Oftentimes you'll see the terms "smart home" and "home automation" used interchangeably, which may lead you to wonder why there are so many terms for the same concept.

In this case, though, there is actually a difference - although it may be pretty confusing if you're new to the tech game.

In simple terms: home automation is just one of the many things that smart homes do. If that doesn't make it any clearer, think of it like this: smart home technology is comprised of connected devices—which means that they rely on networking technology like Wi-Fi or specialized technologies like Z-Wave to connect and communicate with other devices in and outside of the home.

Examples of such devices include: light switches and dimmers that can be operated remotely; surveillance cameras that can be monitored from another room or another continent altogether; thermostats that can be programmed to follow a set schedule or adjusted on the fly from your smartphone; even energy meters that allow you to keep tabs on your total electricity consumption in real time. That's merely scratching the surface, though; really, any device in your home that you can operate, monitor, or receive information from without physically interacting with it could be considered part of the smart home.

So, what about home automation?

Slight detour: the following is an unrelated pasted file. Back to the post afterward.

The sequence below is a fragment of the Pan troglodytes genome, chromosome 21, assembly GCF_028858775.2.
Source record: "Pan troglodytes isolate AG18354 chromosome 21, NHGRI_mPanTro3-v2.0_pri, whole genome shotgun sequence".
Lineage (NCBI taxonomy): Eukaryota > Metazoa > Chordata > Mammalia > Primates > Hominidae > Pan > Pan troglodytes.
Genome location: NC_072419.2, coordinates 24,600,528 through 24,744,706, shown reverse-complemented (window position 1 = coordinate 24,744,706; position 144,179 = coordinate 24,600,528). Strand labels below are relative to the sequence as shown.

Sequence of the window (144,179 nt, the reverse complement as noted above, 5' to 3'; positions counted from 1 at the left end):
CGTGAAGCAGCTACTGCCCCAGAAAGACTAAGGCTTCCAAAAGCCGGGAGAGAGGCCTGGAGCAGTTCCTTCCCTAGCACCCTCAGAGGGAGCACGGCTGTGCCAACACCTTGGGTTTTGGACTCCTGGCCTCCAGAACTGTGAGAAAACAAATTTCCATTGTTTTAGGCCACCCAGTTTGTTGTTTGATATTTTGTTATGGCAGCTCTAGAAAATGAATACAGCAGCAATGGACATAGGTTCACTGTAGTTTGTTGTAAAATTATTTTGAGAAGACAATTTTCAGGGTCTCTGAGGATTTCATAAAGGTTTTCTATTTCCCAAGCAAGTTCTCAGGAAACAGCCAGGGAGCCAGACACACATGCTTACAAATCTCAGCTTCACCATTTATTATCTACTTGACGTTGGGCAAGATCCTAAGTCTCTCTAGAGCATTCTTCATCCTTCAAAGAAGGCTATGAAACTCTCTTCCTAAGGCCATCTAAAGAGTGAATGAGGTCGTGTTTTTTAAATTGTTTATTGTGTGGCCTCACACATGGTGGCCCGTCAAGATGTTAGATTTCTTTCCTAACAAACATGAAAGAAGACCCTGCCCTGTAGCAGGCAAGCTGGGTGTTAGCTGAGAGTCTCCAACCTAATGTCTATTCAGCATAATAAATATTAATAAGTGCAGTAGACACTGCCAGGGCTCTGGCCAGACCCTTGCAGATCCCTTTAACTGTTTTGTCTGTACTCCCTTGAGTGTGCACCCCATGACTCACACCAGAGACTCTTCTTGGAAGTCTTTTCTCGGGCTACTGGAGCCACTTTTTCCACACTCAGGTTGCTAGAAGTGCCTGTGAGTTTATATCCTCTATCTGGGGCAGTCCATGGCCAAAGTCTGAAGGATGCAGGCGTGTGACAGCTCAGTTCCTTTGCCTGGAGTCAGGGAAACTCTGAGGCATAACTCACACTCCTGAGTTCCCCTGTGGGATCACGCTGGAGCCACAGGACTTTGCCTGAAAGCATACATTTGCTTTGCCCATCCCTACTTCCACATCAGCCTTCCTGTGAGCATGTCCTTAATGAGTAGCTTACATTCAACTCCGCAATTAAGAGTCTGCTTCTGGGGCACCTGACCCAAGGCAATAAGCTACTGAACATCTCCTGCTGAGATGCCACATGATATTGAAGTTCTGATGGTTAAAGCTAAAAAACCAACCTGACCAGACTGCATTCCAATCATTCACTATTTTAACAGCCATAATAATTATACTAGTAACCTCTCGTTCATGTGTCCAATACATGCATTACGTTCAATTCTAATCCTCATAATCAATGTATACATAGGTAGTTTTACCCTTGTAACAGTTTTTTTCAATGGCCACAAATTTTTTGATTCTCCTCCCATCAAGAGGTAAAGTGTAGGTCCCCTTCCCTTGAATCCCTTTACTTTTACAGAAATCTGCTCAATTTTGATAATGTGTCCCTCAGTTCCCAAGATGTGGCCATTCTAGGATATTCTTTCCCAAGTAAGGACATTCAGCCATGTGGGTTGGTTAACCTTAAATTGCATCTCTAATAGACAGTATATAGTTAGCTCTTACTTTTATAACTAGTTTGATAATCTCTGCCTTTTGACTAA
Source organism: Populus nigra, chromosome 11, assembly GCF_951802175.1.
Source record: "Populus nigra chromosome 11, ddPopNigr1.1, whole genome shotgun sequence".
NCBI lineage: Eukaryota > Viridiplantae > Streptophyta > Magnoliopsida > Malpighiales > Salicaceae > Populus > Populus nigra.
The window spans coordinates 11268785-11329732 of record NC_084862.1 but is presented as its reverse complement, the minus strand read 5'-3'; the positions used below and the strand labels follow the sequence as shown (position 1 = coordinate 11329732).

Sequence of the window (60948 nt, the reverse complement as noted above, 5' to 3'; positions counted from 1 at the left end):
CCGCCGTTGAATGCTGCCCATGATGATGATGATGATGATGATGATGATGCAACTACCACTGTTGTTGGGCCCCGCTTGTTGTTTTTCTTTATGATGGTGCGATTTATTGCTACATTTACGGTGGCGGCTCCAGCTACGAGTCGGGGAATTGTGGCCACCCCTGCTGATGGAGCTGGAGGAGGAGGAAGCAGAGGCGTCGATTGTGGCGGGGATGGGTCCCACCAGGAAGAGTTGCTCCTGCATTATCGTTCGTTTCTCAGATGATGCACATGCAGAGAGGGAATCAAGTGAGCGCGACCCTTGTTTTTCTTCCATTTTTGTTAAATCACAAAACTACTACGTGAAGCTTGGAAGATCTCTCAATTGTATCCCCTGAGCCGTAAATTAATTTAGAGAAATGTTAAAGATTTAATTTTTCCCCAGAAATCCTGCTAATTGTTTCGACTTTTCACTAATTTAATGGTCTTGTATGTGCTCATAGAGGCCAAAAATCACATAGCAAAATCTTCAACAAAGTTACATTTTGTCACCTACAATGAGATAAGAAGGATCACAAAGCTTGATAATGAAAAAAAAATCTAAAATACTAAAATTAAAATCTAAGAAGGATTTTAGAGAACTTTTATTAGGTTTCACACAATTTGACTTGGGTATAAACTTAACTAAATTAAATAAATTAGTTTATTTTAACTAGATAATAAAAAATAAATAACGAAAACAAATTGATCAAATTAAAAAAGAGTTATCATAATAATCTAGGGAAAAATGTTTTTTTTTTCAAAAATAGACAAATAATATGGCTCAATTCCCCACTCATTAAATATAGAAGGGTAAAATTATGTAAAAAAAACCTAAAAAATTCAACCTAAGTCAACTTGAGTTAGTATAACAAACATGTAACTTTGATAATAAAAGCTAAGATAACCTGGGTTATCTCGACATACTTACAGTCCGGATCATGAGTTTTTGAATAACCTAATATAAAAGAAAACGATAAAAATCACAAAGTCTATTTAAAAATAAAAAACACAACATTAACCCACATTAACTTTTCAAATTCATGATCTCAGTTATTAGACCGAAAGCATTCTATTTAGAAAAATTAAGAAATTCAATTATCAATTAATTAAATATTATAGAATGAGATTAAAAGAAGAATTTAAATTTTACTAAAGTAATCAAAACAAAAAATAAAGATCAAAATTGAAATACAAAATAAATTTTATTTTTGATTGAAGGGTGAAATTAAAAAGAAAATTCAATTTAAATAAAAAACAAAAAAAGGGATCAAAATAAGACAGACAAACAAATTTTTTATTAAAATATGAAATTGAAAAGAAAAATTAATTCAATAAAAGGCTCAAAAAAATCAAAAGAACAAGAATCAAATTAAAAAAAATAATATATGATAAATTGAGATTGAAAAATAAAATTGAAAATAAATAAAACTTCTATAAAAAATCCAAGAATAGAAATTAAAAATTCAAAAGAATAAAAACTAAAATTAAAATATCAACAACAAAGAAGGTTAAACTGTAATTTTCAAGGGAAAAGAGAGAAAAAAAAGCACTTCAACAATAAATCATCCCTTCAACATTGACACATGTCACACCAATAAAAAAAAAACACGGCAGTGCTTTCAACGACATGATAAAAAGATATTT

It's simple – all of your smart devices know how to talk to one another. And you can customize what they're saying & doing in a way that takes the stress, effort, and unpredictability out of your day-to-day routine.

Let's look at some examples.

  1. Using your smartphone to turn on the turn on the foyer light before you unlock the front door? That's the smart home at work. Programming your smart home hub so that it automatically turns on the foyer light if you unlock the front door after sunset? That's home automation!
  2. If you have a morning routine that involves both starting your favorite "wake up" station on Pandora and firing up the coffee pot, why not combine both actions into one simple button press? Or better yet, you can program your system in such a way that performing one of those actions automatically triggers the other.

Of course, for all home automation of this sort to actually work, you need to make sure that all of your smart home devices can communicate with one another and work together. And the easiest way to do that is to make sure that your new smart locks, smart lights, smart plugs, and smart home hub all carry the Z-Wave logo.

For more information on how you can get started with your smart home—or automate the smart home system you already have—check out the Z-Wave Resources Center.